Our study has shown that overall net use in Rufiji district was far higher than most other parts of Africa. This data provides further definitive evidence that net delivery strategies other than fully subsidized mass distribution to entire populations can achieve net coverage high enough to provide community level benefits. Achieving high ITN coverage for non-pregnant adults and older children is just as important as comprehensive personal protection of vulnerable groups for three reasons. First, they are the majority in the population and more attractive to mosquitoes [36–38] so reasonably high but not necessarily comprehensive net coverage is essential to deliver the mass effect of ITNs [9, 10, 12]. Second, they are the only source of labour for economic productivity required to support the population as a whole and dependent children in particular, so the impacts of malaria illness and associated costs trickle down to every one . Third, many people living with HIV may be biologically vulnerable to severe malaria in a manner similarly to small children and pregnant women [40, 41]. Here it is demonstrated that high net coverage for adults and older children has been achieved in our study area, largely through purchase of unsubsidized nets at market prices. This study supports the view that high and broad ITN coverage including older children and adults is important for effective malaria control [9–11] but show here that market-based cost-sharing strategies utilizing voucher-targeted subsidies can also help achieve this goal . However, unlike previous reports from other parts of Tanzania , this is evidence that such targets can be achieved very rapidly by augmenting voucher-stimulated "keep-up" mechanisms with complementary "catch up" campaigns directly distributing products at no cost to the end user.
One limitation of this study is that our survey did not distinguish between pregnant and non-pregnant adult females so coverage in this key target group could not be directly assessed. Nevertheless, high net usage by infants, largely supported by the voucher scheme, presents an informative proxy for net use by pregnant women because mothers of newborns tend to share sleeping sites with their offspring in this area. All in all, Tanzania may be a uniquely informative site for a study of this kind. It was the site of initial experimental hut trials and ITN efficacy studies  and it is where such innovations as do-it-yourself treatment and social marketing were pioneered . Moreover, the combination of both a socialist past and more recent reforms to enable a market-based economy may have elevated many of the national and local policy makers above the ideological considerations that have too often characterized discussions about how to deliver ITNs. The open market and subsidized voucher programme were relatively mature at the time the free distribution was undertaken in Rufiji District and this may not be a unique situation. Market-based delivery systems for ITNs are operational in many countries and present a valid option for attaining high coverage without comprehensive subsidies. As donor support for mass distribution of free nets become more widely available, and it is sincerely hoped that this will be viewed as potentially complementary rather than disruptive to market-based distribution and promoted as a means for rapidly expanding coverage, particularly amongst vulnerable groups. Unlike the development and implementation of the voucher programme , the decision to undertake a mass distribution in Rufiji District was not achieved by broad national consensus and was more opportunistic in its origins. Instead, the mix of strategies employed in Rufiji District represents the pragmatic efforts of local and national health officials to sensibly deploy scarce resources offered by partners with competing ideologies. In that sense, it is expected that Tanzania and Rufiji District will not remain an historic exception. If, decades after the life-saving value of this intervention has been firmly established , ITN advocates, no matter their stripe, can agree that broad community coverage is a priority, then there is promise that diverse approaches can be simultaneously applied in an imperfect but constructive and complementary manner. It is time to step away from the ideological debates about how to deliver ITNs and engage constructively with the local and national authorities to confronting this challenge through whatever means are practical.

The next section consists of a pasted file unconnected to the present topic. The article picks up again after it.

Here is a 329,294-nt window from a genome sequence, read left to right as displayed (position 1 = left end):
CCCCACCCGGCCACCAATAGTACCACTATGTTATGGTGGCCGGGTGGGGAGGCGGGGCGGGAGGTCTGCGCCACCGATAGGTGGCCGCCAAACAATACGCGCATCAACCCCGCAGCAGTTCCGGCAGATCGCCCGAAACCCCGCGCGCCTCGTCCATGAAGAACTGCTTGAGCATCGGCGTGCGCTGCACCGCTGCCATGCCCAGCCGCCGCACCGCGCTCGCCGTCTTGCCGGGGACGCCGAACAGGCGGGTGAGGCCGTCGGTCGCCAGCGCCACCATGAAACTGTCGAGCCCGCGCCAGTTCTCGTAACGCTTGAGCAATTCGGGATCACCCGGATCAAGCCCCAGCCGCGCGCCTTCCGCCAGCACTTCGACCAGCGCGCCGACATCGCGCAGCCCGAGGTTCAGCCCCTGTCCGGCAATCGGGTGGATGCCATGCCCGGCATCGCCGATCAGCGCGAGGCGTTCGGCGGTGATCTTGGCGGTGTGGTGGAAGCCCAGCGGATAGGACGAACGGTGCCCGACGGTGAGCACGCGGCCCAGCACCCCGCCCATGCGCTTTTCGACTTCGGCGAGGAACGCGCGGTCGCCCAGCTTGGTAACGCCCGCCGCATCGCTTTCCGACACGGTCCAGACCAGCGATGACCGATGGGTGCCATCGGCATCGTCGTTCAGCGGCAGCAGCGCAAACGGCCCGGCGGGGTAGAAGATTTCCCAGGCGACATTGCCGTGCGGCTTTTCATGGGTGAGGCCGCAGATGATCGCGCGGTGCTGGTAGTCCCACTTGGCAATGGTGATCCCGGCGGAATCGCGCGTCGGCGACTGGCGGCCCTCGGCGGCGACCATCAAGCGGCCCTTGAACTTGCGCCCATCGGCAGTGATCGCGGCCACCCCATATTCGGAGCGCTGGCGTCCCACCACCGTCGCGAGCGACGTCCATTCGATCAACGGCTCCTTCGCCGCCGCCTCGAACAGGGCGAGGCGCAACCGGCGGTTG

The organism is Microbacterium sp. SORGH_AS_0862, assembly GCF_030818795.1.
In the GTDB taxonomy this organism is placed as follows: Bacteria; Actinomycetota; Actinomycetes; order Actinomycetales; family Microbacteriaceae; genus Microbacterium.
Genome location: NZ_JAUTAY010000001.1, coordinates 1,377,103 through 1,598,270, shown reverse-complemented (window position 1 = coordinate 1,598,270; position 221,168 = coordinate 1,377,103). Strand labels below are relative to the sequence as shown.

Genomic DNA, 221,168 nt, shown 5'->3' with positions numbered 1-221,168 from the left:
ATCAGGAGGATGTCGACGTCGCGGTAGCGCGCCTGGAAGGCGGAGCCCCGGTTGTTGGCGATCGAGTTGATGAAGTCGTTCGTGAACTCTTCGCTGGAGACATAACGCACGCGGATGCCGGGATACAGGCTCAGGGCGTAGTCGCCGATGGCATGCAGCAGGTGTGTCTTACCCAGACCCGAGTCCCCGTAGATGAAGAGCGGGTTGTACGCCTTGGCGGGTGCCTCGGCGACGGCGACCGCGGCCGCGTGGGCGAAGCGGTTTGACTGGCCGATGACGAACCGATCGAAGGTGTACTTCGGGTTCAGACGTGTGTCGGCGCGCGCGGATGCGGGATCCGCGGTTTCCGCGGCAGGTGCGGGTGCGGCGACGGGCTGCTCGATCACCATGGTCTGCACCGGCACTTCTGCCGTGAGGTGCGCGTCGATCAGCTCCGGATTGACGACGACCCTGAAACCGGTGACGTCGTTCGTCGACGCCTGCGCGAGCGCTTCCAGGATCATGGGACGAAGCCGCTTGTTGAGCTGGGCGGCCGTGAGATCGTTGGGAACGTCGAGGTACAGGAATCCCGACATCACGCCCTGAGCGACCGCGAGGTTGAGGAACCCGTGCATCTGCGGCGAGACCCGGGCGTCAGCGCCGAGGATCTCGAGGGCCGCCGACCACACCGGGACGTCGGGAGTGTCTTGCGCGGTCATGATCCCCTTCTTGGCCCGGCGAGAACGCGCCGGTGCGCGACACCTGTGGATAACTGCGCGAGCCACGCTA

We thank every resident in the households that participated in our study in Rufiji district; field supervisors and interviewers for 2006 IMPACT's household survey in Rufiji; DSS staff in Rufiji for data entry and helping with logistical support. Statistical assistance from Dr H. Masanja is particularly appreciated. Financial support was provided by United States Agency for International Development and Centres for Disease Control and Prevention and the Wellcome Trust (Research Career Development Fellowship number 076806 awarded to GFK). Ethical clearance for this study was granted by the National Institute for Medical Research (Tanzania), Ifakara Health Research and Development Centre (Tanzania) and Centers for Disease Control and Prevention (USA).